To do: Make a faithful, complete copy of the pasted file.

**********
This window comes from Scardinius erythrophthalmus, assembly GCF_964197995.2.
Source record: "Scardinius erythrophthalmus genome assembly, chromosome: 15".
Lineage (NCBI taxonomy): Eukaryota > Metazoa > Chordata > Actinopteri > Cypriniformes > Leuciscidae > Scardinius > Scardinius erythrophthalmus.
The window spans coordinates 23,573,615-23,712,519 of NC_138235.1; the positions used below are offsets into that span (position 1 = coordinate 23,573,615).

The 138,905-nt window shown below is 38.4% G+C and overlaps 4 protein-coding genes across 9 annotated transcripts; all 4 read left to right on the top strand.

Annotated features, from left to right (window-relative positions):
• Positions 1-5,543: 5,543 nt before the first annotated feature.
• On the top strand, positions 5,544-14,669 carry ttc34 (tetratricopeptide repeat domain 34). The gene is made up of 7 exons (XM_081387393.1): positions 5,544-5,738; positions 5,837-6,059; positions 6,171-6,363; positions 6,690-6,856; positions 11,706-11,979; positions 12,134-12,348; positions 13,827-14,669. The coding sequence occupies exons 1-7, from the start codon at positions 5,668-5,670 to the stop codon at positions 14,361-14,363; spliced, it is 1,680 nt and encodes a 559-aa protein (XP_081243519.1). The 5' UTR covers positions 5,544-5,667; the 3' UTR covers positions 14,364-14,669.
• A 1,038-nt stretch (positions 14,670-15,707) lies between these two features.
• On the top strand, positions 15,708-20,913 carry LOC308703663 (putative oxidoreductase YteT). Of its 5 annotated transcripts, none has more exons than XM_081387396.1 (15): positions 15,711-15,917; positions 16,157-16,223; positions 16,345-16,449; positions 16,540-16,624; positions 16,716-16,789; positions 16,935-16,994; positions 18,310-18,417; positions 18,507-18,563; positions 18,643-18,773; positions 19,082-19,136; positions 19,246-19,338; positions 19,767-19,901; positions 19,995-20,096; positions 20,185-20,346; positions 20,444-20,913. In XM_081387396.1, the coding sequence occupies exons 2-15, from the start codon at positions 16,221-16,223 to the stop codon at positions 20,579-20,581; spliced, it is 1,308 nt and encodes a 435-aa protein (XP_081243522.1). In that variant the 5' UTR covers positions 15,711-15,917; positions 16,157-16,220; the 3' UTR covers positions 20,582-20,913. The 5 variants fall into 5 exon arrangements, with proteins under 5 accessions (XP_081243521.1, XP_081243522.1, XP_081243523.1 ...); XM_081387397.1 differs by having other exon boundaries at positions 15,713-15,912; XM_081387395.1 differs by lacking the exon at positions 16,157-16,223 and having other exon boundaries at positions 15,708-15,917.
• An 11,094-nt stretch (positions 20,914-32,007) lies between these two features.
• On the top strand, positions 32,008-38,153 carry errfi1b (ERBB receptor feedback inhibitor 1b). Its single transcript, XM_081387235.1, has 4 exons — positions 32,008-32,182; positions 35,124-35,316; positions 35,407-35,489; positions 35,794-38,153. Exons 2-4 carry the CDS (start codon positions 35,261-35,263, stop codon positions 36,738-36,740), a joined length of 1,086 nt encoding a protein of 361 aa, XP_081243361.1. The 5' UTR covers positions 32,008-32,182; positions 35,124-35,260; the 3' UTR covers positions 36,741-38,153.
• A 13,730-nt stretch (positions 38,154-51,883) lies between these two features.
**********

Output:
This window comes from Scardinius erythrophthalmus, assembly GCF_964197995.2.
Source record: "Scardinius erythrophthalmus genome assembly, chromosome: 15".
Lineage (NCBI taxonomy): Eukaryota > Metazoa > Chordata > Actinopteri > Cypriniformes > Leuciscidae > Scardinius > Scardinius erythrophthalmus.
The window spans coordinates 23,573,615-23,712,519 of NC_138235.1; the positions used below are offsets into that span (position 1 = coordinate 23,573,615).

The 138,905-nt window shown below is 38.4% G+C and overlaps 4 protein-coding genes across 9 annotated transcripts; all 4 read left to right on the top strand.

Annotated features, from left to right (window-relative positions):
• Positions 1-5,543: 5,543 nt before the first annotated feature.
• On the top strand, positions 5,544-14,669 carry ttc34 (tetratricopeptide repeat domain 34). The gene is made up of 7 exons (XM_081387393.1): positions 5,544-5,738; positions 5,837-6,059; positions 6,171-6,363; positions 6,690-6,856; positions 11,706-11,979; positions 12,134-12,348; positions 13,827-14,669. The coding sequence occupies exons 1-7, from the start codon at positions 5,668-5,670 to the stop codon at positions 14,361-14,363; spliced, it is 1,680 nt and encodes a 559-aa protein (XP_081243519.1). The 5' UTR covers positions 5,544-5,667; the 3' UTR covers positions 14,364-14,669.
• A 1,038-nt stretch (positions 14,670-15,707) lies between these two features.
• On the top strand, positions 15,708-20,913 carry LOC308703663 (putative oxidoreductase YteT). Of its 5 annotated transcripts, none has more exons than XM_081387396.1 (15): positions 15,711-15,917; positions 16,157-16,223; positions 16,345-16,449; positions 16,540-16,624; positions 16,716-16,789; positions 16,935-16,994; positions 18,310-18,417; positions 18,507-18,563; positions 18,643-18,773; positions 19,082-19,136; positions 19,246-19,338; positions 19,767-19,901; positions 19,995-20,096; positions 20,185-20,346; positions 20,444-20,913. In XM_081387396.1, the coding sequence occupies exons 2-15, from the start codon at positions 16,221-16,223 to the stop codon at positions 20,579-20,581; spliced, it is 1,308 nt and encodes a 435-aa protein (XP_081243522.1). In that variant the 5' UTR covers positions 15,711-15,917; positions 16,157-16,220; the 3' UTR covers positions 20,582-20,913. The 5 variants fall into 5 exon arrangements, with proteins under 5 accessions (XP_081243521.1, XP_081243522.1, XP_081243523.1 ...); XM_081387397.1 differs by having other exon boundaries at positions 15,713-15,912; XM_081387395.1 differs by lacking the exon at positions 16,157-16,223 and having other exon boundaries at positions 15,708-15,917.
• An 11,094-nt stretch (positions 20,914-32,007) lies between these two features.
• On the top strand, positions 32,008-38,153 carry errfi1b (ERBB receptor feedback inhibitor 1b). Its single transcript, XM_081387235.1, has 4 exons — positions 32,008-32,182; positions 35,124-35,316; positions 35,407-35,489; positions 35,794-38,153. Exons 2-4 carry the CDS (start codon positions 35,261-35,263, stop codon positions 36,738-36,740), a joined length of 1,086 nt encoding a protein of 361 aa, XP_081243361.1. The 5' UTR covers positions 32,008-32,182; positions 35,124-35,260; the 3' UTR covers positions 36,741-38,153.
• A 13,730-nt stretch (positions 38,154-51,883) lies between these two features.